I love history. I have loved it since I was a homeschool kid, and I have always loved teaching it to my own children. In fact, it’s central to my business. And in twenty-one years of homeschooling, I never loved a history curriculum more than Mystery of History. By popular request, I have been sharing how we use it in our homeschool, mostly with middle and high schoolers. I have lesson plans below, and continue updating them.
(You might also enjoy Linda Hobar’s podcast on using Mystery of History in a co-op setting.)
Volume 1: Creation to the Resurrection Lesson Plans
(now including a printable PDF)
When searching for a history curriculum, please, I beg you, don’t settle. Don’t just look for cheap, online, or “hands-off.” Don’t just ask what credits your high schoolers needs. Don’t ask “is all that extra stuff necessary?”
Go. All. In.
Start at the beginning and go with your kids through the centuries. Pull out the maps and globes. Make a timeline. Study the Old and New Testaments. Peruse ancient writings. See historic artifacts at museums and online. Learn about old languages, customs, and battles.
History is the most neglected and butchered school subject in the public education system. Homeschool parents: don’t copy that. We, the homeschool community, have curriculum, books, videos, and supplements that blow public textbooks out of the water. I am not exaggerating.
Pour your heart into this. Make the time. Learn what you do not know. See what you missed growing up.
History is so fascinating when you take the time to explore it. It’s eye-opening, inspiring, and just plain cool. And you know what happens if a society doesn’t know their history…let’s not go there.
So ask: what history curriculum is going to give my kids the best possible education about the history of the world? What will teach them to see men, governments, and God differently? How can my kids get the kind of history education that produced a Churchill, a Jefferson, or an Alfred the Great?
Don’t just settle for checking off boxes. Go all in.
Mystery of History makes this possible.
Volume 2: The Early Church and the Middle Ages
In Volume 1, Christian apologetics gets a wonderful foundation. In Volume 2, it builds on the entire Old Testament and the life of Jesus by exploring Paul’s writings and the growth of the church and spread of the gospel. This is important because the secular world (schools, social media, entertainment) try to paint the church and God’s followers as many things: backwards, evil, murderous, and more. Our children need to know the truth. Yes, Christians have made many mistakes (we are human, after all). But that’s not the whole picture. Volume II of Mystery of History does a wonderful job of giving that whole picture.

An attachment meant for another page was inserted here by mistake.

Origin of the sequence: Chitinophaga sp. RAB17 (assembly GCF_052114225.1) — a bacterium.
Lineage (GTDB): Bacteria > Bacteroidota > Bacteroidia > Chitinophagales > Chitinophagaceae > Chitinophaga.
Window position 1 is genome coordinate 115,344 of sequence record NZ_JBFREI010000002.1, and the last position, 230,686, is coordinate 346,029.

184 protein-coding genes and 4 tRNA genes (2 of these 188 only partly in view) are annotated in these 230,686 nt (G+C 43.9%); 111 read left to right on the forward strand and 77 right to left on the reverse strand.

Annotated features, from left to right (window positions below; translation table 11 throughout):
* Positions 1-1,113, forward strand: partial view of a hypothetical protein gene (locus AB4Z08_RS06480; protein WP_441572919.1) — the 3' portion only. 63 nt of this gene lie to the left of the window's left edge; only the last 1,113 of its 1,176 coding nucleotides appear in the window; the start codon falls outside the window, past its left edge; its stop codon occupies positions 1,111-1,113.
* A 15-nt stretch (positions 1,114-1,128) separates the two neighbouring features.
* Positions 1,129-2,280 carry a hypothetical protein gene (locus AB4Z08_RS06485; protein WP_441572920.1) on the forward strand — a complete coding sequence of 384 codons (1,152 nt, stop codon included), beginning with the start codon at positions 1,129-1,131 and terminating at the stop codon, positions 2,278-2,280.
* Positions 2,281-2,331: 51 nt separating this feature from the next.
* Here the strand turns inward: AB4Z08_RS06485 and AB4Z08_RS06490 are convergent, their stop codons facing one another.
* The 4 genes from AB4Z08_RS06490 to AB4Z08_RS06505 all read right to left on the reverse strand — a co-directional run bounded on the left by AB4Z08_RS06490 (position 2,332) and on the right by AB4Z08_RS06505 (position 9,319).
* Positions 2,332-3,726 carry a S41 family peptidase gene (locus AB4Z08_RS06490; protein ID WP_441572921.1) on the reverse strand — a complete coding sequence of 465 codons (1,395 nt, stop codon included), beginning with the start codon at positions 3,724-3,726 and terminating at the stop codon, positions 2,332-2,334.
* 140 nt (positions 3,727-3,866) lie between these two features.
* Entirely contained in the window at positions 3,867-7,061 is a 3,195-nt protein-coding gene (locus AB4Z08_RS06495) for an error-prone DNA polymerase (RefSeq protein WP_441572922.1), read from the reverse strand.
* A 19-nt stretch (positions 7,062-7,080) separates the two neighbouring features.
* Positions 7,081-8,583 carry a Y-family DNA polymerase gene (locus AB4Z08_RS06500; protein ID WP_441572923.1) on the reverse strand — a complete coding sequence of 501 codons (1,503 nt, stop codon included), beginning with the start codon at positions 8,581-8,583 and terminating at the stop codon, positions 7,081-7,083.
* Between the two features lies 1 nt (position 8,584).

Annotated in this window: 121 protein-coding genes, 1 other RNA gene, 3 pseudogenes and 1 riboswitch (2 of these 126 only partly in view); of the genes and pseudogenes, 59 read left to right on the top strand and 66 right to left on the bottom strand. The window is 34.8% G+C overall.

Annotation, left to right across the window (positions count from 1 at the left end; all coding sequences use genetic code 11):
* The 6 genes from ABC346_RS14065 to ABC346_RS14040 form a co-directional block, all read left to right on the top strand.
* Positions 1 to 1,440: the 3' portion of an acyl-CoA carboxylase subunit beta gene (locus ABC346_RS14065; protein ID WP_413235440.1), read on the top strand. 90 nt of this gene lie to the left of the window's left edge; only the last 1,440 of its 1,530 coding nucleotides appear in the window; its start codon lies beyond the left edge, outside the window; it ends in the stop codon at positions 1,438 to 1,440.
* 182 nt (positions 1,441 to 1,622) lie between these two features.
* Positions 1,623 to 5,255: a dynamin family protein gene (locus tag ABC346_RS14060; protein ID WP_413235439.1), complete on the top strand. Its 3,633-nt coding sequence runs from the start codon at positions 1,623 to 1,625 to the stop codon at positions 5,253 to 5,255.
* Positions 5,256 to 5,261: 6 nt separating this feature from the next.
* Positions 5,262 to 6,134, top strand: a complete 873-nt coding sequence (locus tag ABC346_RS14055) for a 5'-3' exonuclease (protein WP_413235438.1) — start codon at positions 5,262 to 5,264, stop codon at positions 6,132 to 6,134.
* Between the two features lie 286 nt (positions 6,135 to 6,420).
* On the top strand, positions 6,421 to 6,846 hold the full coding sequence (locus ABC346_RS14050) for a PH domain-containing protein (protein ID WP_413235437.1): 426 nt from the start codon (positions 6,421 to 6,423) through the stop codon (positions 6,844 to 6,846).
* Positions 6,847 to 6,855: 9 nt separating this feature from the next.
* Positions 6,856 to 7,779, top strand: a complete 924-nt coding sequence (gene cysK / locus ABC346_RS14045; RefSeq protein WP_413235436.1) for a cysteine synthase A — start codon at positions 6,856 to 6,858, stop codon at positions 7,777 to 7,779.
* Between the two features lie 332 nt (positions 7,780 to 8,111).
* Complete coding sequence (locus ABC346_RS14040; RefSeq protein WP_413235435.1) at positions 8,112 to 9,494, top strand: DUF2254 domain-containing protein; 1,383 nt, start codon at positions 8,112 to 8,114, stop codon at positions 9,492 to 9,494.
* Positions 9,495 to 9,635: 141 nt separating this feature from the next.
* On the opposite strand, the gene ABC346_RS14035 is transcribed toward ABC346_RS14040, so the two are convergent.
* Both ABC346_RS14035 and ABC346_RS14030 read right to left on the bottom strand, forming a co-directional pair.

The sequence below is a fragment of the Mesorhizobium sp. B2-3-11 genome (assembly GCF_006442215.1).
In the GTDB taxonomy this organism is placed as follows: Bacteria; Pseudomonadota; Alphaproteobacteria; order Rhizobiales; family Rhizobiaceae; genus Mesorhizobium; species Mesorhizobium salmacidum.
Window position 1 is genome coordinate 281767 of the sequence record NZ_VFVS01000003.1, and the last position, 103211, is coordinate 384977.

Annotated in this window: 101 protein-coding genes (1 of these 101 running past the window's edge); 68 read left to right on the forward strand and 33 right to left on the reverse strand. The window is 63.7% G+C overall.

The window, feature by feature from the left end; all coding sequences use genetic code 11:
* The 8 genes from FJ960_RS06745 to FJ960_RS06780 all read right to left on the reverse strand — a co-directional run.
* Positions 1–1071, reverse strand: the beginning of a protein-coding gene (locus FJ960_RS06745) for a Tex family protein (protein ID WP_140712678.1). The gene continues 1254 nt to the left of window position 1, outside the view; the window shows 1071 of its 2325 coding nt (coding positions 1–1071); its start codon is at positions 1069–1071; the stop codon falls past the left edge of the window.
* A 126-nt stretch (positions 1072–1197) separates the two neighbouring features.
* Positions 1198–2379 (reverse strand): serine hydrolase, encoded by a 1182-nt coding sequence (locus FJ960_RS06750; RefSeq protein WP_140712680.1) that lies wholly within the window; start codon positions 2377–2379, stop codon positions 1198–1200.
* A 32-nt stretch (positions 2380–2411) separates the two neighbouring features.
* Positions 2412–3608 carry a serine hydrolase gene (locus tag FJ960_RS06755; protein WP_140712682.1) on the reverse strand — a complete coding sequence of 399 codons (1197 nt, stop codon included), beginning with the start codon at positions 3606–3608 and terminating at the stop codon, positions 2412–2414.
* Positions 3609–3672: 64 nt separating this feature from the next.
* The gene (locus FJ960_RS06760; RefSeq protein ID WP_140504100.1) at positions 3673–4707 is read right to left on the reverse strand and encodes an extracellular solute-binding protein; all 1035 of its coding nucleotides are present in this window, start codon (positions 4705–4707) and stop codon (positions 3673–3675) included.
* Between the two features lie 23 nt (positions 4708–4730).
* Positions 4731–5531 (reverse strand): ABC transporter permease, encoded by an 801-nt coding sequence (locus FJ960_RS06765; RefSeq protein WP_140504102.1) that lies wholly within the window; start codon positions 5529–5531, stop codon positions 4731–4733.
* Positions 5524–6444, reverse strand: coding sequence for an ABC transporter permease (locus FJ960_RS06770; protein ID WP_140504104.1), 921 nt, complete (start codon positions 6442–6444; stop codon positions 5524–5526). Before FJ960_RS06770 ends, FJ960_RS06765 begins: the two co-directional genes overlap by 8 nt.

Visit my main lesson plan page here with a printable PDF. There is also a link to my Medieval book list for kids, my Volume 2 YouTube playlist, and a free copywor download.
Volume 3: The Renaissance, Reformation, and Growth of Nations
In this third volume of Mystery of History, I will add two things: a deeper dive into American history with additional books and units integrated into our lessons, and the Discover Texas history curriculum. Instead of separate units for American history and (our) state history, I want the flow of all parts of world history to be natural. The first settlers and colonists in North America are not a disconnected part of world history, and neither are the first Spaniards to explore Texas. These events happened for reasons that originated in Europe.
I’ve seen this question come up a lot, “What American History curriculum can I use with Mystery of History?” or, “What can I use for a full high school credit of American History?” I’m going to address all of that with this lesson plan. American history is world history. There’s no need to teach a separate course. Simply expand on the amazing content and chronology in Mystery of History with some additional reading and projects!
Our schedule is our own, so I do not focus on finishing a book a year. Instead, I focus on a love and knowledge of all of world history. So that might mean we do three lessons per week, or one lesson for two weeks. It will depend on the lesson, and how much expansion we add.
I have two children remaining at home now, and they are 12 and 15. We do all of these lessons and activities as a family.
This post is updated regularly (as of July 2023) as we complete our lessons. I will pin it to the top of my blog for easy access, and at the end of each quarter, I’ll provide a handy PDF for printing.